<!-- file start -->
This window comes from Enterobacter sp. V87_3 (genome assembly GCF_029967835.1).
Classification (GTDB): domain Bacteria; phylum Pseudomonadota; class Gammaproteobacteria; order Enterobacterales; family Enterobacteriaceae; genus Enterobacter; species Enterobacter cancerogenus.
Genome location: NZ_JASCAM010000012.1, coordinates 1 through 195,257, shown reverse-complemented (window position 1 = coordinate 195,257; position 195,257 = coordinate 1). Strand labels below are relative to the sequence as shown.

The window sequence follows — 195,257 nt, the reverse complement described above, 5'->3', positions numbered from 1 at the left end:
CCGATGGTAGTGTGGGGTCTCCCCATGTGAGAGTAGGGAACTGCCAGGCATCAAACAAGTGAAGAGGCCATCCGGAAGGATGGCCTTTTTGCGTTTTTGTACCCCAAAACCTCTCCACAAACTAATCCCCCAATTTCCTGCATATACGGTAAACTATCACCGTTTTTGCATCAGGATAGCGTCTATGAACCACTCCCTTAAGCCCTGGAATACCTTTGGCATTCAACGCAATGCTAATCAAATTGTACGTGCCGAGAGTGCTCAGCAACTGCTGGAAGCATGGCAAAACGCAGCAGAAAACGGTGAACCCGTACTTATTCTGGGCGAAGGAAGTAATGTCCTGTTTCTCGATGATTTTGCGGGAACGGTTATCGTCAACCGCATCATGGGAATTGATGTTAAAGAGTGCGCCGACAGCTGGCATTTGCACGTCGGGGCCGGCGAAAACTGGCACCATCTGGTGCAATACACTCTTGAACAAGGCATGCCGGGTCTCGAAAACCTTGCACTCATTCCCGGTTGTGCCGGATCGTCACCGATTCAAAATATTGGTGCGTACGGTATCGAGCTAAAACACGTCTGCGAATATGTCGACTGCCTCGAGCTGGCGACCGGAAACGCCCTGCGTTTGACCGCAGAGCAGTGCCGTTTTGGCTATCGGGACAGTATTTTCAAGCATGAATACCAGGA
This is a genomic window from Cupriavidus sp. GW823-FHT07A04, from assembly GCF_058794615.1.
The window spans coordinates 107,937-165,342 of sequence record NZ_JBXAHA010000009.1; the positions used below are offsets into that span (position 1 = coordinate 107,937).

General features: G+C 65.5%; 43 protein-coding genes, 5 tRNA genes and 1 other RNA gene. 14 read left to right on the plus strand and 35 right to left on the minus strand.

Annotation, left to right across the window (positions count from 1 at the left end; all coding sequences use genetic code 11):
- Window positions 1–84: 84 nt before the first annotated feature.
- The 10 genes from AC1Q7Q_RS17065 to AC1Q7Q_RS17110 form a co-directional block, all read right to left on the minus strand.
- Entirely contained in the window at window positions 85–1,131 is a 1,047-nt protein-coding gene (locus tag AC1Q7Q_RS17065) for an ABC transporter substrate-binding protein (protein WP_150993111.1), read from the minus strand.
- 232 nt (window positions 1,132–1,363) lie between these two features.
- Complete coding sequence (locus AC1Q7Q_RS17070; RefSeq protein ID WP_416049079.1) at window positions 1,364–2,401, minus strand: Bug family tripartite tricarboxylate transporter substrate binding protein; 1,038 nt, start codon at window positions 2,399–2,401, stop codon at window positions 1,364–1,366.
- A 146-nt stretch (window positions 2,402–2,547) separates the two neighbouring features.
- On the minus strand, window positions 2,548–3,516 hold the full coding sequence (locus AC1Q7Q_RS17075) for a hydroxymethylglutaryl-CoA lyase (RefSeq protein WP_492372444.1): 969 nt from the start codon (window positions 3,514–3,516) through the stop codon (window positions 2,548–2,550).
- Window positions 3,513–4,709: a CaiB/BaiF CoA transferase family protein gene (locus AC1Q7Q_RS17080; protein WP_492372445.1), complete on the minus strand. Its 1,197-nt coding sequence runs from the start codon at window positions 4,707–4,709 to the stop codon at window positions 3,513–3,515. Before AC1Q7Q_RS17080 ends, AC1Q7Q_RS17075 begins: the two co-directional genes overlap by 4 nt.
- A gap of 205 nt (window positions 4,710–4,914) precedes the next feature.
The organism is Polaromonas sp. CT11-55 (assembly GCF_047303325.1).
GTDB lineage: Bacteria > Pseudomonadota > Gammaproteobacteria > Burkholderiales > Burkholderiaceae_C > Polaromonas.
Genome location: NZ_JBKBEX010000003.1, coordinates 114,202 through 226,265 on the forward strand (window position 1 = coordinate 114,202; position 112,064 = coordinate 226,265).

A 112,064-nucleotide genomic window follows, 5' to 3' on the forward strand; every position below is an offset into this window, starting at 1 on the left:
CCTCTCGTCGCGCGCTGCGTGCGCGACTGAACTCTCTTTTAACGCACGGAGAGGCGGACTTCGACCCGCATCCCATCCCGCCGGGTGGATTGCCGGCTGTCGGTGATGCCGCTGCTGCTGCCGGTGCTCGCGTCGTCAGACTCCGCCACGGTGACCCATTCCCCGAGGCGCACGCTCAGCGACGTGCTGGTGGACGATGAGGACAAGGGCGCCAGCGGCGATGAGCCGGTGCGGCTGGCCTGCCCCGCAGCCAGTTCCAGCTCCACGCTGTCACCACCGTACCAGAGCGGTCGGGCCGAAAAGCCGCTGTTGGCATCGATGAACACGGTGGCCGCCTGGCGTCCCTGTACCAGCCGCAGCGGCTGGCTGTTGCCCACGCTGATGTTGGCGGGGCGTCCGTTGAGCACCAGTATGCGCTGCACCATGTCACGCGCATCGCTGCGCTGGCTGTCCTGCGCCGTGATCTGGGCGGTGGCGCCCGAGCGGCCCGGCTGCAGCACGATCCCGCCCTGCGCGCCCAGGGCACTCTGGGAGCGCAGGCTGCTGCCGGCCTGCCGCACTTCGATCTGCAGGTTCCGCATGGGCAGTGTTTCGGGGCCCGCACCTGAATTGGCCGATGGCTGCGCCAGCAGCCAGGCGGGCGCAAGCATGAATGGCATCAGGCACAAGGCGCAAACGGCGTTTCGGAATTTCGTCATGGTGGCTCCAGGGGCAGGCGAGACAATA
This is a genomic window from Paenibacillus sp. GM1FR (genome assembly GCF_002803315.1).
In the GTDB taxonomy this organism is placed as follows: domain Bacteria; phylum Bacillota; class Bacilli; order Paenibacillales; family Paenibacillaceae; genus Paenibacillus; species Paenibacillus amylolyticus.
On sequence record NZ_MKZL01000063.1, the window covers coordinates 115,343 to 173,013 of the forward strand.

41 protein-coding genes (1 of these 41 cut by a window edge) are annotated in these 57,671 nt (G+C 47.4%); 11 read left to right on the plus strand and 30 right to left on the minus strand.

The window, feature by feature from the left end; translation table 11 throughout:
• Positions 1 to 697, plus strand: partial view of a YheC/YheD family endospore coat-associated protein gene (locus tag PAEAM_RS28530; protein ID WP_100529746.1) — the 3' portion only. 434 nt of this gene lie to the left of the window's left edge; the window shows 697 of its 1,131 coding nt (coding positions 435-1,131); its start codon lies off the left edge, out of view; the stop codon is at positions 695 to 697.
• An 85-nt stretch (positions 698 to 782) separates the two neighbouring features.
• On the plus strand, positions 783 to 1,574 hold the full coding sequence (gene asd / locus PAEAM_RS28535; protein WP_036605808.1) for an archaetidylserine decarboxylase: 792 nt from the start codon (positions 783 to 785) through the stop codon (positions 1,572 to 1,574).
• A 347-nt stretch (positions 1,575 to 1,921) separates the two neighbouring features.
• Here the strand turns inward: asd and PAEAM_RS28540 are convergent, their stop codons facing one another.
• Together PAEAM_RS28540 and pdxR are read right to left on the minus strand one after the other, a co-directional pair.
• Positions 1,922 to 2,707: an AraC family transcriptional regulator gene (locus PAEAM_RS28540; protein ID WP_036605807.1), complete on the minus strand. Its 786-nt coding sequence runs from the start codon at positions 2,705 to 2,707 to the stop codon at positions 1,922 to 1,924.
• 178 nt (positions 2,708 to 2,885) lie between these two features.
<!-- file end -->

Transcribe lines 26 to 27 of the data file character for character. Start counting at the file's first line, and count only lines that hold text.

On sequence record NZ_MKZL01000063.1, the window covers coordinates 115,343 to 173,013 of the forward strand.

41 protein-coding genes (1 of these 41 cut by a window edge) are annotated in these 57,671 nt (G+C 47.4%); 11 read left to right on the plus strand and 30 right to left on the minus strand.